Wall Street Journal
June 5, 2013
As it struggles to replace lost tourism and foreign investment income, Egypt is facing another looming economic threat from a project taking shape hundreds of miles to the south.
Ethiopia’s move last week to begin construction work on a $4.2 billion hydroelectric dam project on the Blue Nile has sparked new worries about the effect on water supplies down river in both Egypt and Sudan, and the long-term threat to irrigation and electricity supplies.
A startling insight into Egypt’s alarm at the start of the dam construction was provided at a meeting hosted by Egypt’s President Mohammed Morsi on Monday.
Prominent Egyptian politicians, unaware that the cameras were rolling, were filmed suggesting very undiplomatic ways to get Ethiopia to abandon the so-called Great Renaissance Dam project, up to and including the idea of sabotaging or attacking the dam.
Abu al-Ila Madi, a representative from the pro-Morsi Wasat party, suggested on camera that Egypt should discuss military action in order to push Ethiopia to the negotiating table.
In a similar vein, Ayman Nour, a prominent liberal politician, was broadcast saying that Egypt should spread rumors it plans to acquire new military aircraft to allow it to strike the dam. “This pressure, even if unrealistic, can yield results on the diplomatic track,” Mr. Nour told the gathering.
Other politicians suggested supporting Ethiopian rebel factions who could help Egypt sabotage the dam.
Though none of the politicans hailed from the government, the spectacle is likely to backfire on Egypt by reinforcing Ethiopia’s determination to proceed with the project, according to Hani Raslan, director of Sudan and Nile Basin unit at the state-run Ahram Center for Political and Strategic Studies.
Egypt receives about 60% of its annual 55 billion cubic meters of river water from the Blue Nile, which the dam is expected to obstruct. According to Mr. Raslan, in the six years that it will take Ethiopia to fill the dam, Egypt is expected to lose up to 19 billion cubic meters of Nile water on an annual basis, causing hardship for millions of Egyptian farmers and their families.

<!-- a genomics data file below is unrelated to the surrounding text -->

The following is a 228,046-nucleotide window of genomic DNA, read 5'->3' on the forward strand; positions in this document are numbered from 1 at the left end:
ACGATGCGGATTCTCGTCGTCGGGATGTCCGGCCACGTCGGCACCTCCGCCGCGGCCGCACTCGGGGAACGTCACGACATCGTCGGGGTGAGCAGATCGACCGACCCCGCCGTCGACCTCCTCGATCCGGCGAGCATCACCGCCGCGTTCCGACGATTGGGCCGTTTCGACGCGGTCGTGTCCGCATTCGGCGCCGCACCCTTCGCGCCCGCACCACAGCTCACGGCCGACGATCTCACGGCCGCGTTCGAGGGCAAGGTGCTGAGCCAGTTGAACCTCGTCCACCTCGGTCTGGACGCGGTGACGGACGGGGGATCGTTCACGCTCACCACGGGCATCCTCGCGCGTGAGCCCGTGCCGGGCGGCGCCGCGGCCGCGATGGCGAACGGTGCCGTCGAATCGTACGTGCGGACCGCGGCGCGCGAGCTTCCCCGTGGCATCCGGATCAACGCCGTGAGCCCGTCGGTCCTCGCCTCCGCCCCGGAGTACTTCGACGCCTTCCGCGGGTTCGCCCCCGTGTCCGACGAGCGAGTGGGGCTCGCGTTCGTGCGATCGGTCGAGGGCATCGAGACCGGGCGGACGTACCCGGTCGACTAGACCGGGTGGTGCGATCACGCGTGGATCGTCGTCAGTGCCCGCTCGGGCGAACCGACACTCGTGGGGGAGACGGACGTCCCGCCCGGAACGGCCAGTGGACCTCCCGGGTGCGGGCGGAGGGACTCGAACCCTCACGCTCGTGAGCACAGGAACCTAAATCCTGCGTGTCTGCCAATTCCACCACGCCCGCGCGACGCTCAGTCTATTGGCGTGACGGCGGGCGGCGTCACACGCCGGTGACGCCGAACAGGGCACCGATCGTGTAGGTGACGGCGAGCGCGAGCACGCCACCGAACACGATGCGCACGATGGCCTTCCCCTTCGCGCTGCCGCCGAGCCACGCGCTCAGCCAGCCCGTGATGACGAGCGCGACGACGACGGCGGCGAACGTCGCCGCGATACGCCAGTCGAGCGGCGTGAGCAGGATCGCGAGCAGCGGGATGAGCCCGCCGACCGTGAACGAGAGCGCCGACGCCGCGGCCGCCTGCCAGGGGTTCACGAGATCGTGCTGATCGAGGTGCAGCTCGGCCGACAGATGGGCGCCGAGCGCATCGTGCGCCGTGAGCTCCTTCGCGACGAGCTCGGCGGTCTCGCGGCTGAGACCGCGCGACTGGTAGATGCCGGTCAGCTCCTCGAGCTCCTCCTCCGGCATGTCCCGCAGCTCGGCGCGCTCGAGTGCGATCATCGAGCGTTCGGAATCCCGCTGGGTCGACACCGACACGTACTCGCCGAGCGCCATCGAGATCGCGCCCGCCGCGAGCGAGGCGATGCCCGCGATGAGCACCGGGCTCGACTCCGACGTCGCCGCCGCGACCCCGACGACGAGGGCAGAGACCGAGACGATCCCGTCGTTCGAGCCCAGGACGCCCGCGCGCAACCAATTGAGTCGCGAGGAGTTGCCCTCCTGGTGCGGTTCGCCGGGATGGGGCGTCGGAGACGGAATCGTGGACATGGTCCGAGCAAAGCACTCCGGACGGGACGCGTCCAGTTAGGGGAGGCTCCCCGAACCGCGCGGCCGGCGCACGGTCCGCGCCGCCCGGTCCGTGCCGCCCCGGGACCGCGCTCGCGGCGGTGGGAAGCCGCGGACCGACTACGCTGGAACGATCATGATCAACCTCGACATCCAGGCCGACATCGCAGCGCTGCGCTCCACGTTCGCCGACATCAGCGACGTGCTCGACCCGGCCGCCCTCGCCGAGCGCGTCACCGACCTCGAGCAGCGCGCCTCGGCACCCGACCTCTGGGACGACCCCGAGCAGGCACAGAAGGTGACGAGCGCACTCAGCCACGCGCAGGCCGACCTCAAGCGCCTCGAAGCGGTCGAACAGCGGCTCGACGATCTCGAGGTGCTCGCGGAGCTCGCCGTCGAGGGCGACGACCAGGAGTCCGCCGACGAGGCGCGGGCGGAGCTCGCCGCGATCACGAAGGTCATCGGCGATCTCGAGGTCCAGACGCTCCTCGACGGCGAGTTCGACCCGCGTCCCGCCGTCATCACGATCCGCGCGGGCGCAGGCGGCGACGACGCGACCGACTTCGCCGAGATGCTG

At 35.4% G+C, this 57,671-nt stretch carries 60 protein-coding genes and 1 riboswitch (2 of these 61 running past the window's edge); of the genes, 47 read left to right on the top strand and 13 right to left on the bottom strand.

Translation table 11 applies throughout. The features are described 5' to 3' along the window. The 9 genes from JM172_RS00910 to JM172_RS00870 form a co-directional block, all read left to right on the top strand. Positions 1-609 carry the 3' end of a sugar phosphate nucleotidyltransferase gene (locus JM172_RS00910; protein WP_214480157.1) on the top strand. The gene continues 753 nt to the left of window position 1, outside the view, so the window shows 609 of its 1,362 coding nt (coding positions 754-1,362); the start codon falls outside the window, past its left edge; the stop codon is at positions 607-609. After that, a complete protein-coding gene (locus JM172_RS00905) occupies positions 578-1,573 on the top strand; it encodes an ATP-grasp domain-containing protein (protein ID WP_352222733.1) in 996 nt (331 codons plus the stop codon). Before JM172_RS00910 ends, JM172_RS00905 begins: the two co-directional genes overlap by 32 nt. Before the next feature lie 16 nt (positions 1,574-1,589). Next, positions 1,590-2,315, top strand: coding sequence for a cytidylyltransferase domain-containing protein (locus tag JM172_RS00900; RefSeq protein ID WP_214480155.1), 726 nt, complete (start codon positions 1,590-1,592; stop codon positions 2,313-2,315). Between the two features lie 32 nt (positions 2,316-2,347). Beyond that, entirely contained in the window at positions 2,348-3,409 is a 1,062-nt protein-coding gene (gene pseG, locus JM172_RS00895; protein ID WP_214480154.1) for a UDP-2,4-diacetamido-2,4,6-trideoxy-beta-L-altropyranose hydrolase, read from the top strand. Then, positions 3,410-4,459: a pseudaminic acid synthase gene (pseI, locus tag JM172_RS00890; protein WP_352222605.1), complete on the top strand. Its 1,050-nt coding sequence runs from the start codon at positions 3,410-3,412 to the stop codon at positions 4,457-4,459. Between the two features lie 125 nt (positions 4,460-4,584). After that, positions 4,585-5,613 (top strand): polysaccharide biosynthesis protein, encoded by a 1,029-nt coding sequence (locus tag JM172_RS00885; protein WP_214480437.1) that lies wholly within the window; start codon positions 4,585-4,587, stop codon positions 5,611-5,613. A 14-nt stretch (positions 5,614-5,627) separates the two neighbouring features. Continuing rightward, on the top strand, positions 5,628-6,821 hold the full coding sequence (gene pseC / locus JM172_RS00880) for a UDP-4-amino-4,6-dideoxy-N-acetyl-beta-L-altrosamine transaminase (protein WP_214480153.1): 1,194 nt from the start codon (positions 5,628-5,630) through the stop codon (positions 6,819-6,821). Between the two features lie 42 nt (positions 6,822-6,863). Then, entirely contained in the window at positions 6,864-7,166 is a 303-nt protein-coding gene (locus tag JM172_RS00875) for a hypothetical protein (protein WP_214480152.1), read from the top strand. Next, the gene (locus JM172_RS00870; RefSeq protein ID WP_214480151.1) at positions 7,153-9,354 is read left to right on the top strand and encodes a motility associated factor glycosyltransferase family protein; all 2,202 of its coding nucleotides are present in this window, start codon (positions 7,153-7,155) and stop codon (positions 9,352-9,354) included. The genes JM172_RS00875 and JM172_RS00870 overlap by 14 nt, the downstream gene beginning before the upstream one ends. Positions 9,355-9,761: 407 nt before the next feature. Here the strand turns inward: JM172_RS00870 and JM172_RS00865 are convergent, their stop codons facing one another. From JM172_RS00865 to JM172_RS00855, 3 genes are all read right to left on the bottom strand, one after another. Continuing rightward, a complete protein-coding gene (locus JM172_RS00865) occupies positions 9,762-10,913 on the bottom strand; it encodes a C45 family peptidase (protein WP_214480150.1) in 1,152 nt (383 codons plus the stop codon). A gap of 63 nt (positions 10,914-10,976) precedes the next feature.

On Monday, Egypt published the findings of an independent commission appointed to investigate the impact of the Ethiopian dam project. The commission’s 600-page report said that the country would suffer water shortages during flood season, and that electricity generated by the Aswan dam in Upper Egypt would fall sharply. It also criticized Ethiopia for failing to take into account the environmental and social impact of the dam project on Sudan and Egypt.
Egypt is already suffering from water and power shortages, as it struggles to deal with the economic difficulties that followed the toppling of former autocrat Hosni Mubarak in February 2011.
Egyptian authorities are currently in talks with Qatar, Libya and Iraq over supplies of oil and gas, needed to plug up an energy deficit at a time when recurrent power outages are hitting homes and businesses across the country.
Mr. Raslan estimated that energy supplies from the Aswan dam could be reduced by 25-40% once the new Ethiopian dam project is completed. At some point in the future, the lower supply of water could halt electricity generation altogether, he added.
President Morsi’s aide Pakinam El-Sharkawy apologized for failing to inform politicians that the talks with the president were being aired on live television.